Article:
Ascites is characterised by hypertrophy and dilatation of the heart, changes in liver function, pulmonary insufficiency, hypoxaemia and accumulation of large amounts of fluid in the abdominal cavity. Ascites develops gradually and the birds suffer for an extended period before they die. In the UK, up to 19 million broilers die in their sheds from heart failure each year.
Breeding for increased breast muscle means that the broilers' centre of gravity has moved forward and their breasts are broader compared with their ancestors, which affects the way they walk and puts additional stresses on their hips and legs. There is a high frequency of skeletal problems in broilers, mainly in the locomotory system, including varus and valgus deformities, osteodystrophy, dyschondroplasia and femoral head necrosis. These leg abnormalities impair the locomotor abilities of the birds, and lame birds spend more time lying and sleeping. The behavioural activities of broilers decrease rapidly from 14 days of age onwards. Reduced locomotion also decreases ossification of the bones and results in skeletal abnormalities; these are reduced when broilers have been exercised under experimental conditions.
Most broilers find walking painful, as indicated by studies using analgesic and anti-inflammatory drugs. In one experiment, healthy birds took 11 seconds to negotiate an obstacle course, whereas lame birds took 34 seconds. After the birds had been treated with carprofen, there was no effect on the speed of the healthy birds, however, the lame birds now took only 18 seconds to negotiate the course, indicating that the pain of lameness is relieved by the drug. In self-selection experiments, lame birds select more drugged feed than non-lame birds leading to the suggestion that leg problems in broilers are painful.
Several research groups have developed "gait scores" (GS) to objectively rank the walking ability and lameness of broilers. In one example of these scales, GS=0 indicates normal walking ability, GS=3 indicates an obvious gait abnormality which affects the bird's ability to move about and GS=5 indicates a bird that cannot walk at all. GS=5 birds tried to use their wings to help them walking, or crawled along on their shanks. In one study, almost 26% of the birds examined were rated as GS=3 or above and can therefore be considered to have suffered from painful lameness.
Compassion in World Farming wrote on the incidence of leg problems in broilers: .mw-parser-output .templatequoteoverflow:hidden;margin:1em 0;padding:0 40px.mw-parser-output .templatequote .templatequoteciteline-height:1.5em;text-align:left;padding-left:1.6em;margin-top:0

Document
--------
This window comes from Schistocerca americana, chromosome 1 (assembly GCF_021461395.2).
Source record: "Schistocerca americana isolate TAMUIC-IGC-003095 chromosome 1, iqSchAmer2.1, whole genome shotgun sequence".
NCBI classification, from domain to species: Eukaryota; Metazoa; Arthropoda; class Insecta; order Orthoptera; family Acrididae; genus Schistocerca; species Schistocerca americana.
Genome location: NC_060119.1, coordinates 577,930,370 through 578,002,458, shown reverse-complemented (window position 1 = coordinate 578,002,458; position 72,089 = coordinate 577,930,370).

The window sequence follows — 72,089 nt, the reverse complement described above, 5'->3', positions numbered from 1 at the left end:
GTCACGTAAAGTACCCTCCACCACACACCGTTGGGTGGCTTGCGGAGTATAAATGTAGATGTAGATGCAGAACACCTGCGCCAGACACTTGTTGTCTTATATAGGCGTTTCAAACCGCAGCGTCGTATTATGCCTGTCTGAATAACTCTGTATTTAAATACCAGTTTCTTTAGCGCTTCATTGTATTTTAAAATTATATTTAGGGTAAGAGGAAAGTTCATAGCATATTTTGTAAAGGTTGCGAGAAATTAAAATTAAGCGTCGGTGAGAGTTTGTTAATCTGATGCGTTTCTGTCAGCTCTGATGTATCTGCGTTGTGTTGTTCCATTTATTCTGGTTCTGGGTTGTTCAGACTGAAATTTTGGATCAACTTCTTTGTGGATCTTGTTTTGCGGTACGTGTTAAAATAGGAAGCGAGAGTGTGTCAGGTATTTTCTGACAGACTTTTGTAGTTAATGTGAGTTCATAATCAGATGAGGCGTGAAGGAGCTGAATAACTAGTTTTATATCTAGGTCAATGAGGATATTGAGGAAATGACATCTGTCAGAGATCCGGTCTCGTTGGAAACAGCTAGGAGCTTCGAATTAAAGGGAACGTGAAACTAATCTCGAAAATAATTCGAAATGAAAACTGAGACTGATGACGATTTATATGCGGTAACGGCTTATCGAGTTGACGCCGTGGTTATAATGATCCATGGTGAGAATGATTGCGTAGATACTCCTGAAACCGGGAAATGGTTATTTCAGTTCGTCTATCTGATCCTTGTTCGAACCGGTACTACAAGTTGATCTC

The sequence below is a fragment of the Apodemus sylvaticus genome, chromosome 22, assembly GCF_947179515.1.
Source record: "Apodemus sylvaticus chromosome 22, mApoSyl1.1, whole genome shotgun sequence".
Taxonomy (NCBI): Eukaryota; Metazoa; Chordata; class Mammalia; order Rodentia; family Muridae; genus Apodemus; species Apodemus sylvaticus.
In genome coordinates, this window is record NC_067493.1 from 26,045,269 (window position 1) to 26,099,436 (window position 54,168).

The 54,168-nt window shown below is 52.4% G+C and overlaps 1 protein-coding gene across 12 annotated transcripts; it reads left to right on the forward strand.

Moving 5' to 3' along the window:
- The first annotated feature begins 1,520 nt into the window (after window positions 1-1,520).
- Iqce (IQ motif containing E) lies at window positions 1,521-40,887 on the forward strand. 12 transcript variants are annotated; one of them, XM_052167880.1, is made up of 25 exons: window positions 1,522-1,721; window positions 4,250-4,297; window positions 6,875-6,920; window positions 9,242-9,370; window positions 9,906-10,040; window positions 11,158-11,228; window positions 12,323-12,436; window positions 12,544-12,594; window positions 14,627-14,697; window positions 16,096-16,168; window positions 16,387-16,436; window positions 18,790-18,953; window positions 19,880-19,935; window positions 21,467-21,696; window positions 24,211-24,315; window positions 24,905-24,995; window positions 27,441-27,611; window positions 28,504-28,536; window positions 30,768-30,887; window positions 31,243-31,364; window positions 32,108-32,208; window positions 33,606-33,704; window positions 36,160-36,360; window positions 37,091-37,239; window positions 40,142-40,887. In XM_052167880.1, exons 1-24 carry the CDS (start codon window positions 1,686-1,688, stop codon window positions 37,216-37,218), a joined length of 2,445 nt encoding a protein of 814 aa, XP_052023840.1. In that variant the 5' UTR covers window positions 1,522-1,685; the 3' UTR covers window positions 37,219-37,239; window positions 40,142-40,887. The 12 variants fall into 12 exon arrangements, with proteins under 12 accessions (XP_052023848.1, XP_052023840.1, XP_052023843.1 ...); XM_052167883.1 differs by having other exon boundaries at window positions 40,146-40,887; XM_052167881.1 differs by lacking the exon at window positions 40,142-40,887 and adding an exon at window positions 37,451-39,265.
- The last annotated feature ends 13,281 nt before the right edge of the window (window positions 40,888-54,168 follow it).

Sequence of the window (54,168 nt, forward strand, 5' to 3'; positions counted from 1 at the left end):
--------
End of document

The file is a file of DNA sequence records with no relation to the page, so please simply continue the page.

...there is evidence that, far from improving, leg problems may have deteriorated further during the 1990s. Large and representative surveys of commercial broiler flocks in Denmark (1999) and Sweden (2002) found that in Denmark, 75% of the chickens had some walking abnormality and 30.1% were very lame (gait score greater than 2). In Sweden, over 72% of the chickens had some walking abnormality and around 20% were very lame. 36.9% of the chickens surveyed in Denmark and around half (46.4% and 52.6%, depending on strain) of the chickens surveyed in Sweden had leg deformities (varus/valgus). 57% of the chickens surveyed in Denmark and around half of the chickens surveyed in Sweden showed some evidence of tibial dychondroplasia (Sanotra, Berg and Lund, 2003).
In attempts to improve or maintain fast growth, broilers are kept under a range of lighting conditions. These include continuous light (fluorescent and incandescent), continuous darkness, or under dim light; chickens kept under these light conditions develop eye abnormalities such as macrophthalmos, avian glaucoma, ocular enlargement and shallow anterior chambers.
The litter in broiler pens can become highly polluted from the nitrogenous feces of the birds and produce ammonia. Ammonia has been shown to cause increased susceptibility to disease and other health-related problems such as Newcastle disease, airsaculitis and keratoconjunctivitis. The respiratory epithelium in birds is damaged by ammonia concentrations in the air exceeding 75 parts per million (ppm). Ammonia concentrations at 25 to 50 ppm induce eye lesions in broiler chicks after seven days of exposure.
Once the broilers have reached the target live-weight, they are caught, usually by hand, and packed live into crates for transport to the slaughterhouse. They are usually deprived of food and water for several hours before catching until slaughter. The process of catching, loading, transport and unloading causes serious stress, injury and even death to a large number of broilers.
The number of broilers that died in the EU in 2005 during the process of catching, packing and transport was estimated to be as high as 18 to 35 million. In the UK, of broilers that were found to be 'dead on arrival' at the slaughterhouse in 2005, it was estimated that up to 40% may have died from thermal stress or suffocation due to crowding on the transporter. 041b061a72